The solution

Realize the differences

We are using 3 main sources to analyse the cultural differences and their possible impact on cooperation:

1 .our past experiences,

2. local partners/sales representatives,

3. insights provided by consultancy companies like ITIM International.

In practice we use the knowledge about cultural diversities already in sales stage.

  1. Gathering intercultural experiences continues since entering international market for the first time. It maybe painful in some situations. Nevertheless it is important to assure that such experiences are collected within company so it can be later shared.
  2. When we enter new country with a local partner or sales agent we use his knowledge to understand the major differences. Working with us in the sales process he has learned our cultural specifics so he is perfect translator.

For new countries we use the 5D Model prepared by ITIM International (http://itim.org/) - analytical tool providing key insights into differences between cultures and their consequences in business cooperation. The cultural specifics are defined by 5 factors: power distance, individualism, long term orientation, masculinity and uncertainty avoidance. On the basis of dominating values of those 5 factors countries are grouped in clusters. Our country - Poland belongs to “Solar System” cluster (characterized by high power distance, high uncertainty avoidance and high individualism) while UK and US to cluster named “Contest” (low power distance, high individualism, low uncertainty avoidance and high masculinity). Keywords for Contest countries are competition, freedom and clear rules while Solar System countries have dynamics of strong hierarchies opposing high individuality. ITIM publishes reports and analysis which show how cultural specifics affect business relations in areas like customer service, change management or dealing with risk.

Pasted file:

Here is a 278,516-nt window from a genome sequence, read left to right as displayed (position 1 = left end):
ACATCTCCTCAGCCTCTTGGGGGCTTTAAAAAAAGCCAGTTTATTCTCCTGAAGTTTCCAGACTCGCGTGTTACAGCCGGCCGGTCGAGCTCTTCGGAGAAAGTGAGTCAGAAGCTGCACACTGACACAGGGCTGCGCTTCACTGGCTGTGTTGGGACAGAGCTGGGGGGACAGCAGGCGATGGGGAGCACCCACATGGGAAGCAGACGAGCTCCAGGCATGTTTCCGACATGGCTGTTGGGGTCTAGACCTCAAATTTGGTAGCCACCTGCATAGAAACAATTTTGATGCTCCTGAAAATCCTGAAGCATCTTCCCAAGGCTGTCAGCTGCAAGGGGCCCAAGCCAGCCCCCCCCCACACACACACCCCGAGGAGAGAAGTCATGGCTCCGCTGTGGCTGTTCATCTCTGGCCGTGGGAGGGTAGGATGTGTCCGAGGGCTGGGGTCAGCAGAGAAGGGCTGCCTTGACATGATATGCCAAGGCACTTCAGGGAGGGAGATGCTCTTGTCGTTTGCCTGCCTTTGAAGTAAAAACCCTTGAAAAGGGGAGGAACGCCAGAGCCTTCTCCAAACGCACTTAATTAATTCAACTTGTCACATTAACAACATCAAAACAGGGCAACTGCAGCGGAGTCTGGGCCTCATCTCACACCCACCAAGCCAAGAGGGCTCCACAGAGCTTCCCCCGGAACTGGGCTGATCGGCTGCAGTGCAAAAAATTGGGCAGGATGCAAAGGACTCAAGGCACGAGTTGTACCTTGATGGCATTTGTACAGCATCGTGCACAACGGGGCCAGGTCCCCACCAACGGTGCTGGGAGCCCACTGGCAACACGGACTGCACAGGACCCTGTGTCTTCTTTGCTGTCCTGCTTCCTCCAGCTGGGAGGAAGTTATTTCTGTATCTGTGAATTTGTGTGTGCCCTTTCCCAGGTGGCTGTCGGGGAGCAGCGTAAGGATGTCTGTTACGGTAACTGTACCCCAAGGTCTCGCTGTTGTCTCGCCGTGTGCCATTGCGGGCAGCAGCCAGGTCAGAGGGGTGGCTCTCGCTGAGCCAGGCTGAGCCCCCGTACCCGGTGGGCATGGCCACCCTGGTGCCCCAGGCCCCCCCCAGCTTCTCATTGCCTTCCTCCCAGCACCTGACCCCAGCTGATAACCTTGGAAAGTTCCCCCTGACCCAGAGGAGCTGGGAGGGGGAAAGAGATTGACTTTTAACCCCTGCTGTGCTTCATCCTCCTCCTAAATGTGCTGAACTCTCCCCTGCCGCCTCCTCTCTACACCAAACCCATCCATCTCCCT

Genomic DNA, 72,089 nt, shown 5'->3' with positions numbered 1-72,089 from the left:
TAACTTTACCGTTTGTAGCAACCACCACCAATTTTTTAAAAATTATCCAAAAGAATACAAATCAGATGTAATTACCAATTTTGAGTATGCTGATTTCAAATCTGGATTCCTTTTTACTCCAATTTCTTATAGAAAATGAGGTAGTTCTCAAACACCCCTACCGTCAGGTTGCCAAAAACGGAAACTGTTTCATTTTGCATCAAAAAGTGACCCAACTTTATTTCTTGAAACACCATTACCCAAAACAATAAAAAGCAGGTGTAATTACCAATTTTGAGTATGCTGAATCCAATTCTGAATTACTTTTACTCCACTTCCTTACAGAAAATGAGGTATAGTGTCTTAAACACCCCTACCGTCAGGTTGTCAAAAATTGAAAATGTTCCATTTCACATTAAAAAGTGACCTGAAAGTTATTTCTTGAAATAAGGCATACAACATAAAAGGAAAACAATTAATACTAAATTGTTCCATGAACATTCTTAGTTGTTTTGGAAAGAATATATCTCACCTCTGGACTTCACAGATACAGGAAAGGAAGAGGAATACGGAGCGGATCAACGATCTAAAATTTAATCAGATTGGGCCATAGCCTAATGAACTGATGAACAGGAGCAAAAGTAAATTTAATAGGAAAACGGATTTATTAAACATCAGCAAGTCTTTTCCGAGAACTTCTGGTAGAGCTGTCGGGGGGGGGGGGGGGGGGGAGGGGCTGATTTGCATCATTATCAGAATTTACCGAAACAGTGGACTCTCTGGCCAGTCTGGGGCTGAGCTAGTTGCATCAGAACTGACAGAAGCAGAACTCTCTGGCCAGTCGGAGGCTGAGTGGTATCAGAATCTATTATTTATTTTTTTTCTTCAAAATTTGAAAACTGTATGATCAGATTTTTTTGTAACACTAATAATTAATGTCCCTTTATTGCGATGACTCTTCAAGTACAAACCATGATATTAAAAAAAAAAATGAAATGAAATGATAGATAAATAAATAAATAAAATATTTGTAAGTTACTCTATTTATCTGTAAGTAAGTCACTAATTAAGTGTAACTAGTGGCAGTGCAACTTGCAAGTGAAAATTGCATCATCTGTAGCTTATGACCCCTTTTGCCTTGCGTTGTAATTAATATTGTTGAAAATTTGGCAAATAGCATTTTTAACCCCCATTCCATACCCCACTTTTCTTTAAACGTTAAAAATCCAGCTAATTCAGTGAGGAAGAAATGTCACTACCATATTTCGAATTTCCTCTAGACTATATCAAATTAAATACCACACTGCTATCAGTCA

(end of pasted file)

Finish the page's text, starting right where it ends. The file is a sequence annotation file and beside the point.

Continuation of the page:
Prepare both parties

We use the means mentioned above to prepare both parties teams to deal with  cultural differences in everyday work. This is usually 3 stages process.

First step is preparation. Our internal training center where ITIM International Polish partners are providing regular trainings to our managers to realize that cultural differences may seriously affect cooperation.

Nexts steps are applicable when we start new project or introduce new team to foreign country.

We start with internal training for our team. This training is performed by our managers or local partner if he participates.

As the last step with new customer or new customer team - we organize relaxed kick-off meeting on which we discuss cultural differences. Usually we do it in form of funny powerpoint presentation followed by discussion.

-- 

[1] Spencer-Oatey, H. (2008) Culturally Speaking. Culture, Communication and Politeness Theory. 2nd edition. London: Continuum.

[2] Computer Weekly web page: “Why more businesses are nearshoring in Eastern Europe”

Author: Leszek Czarnota / Business Development Director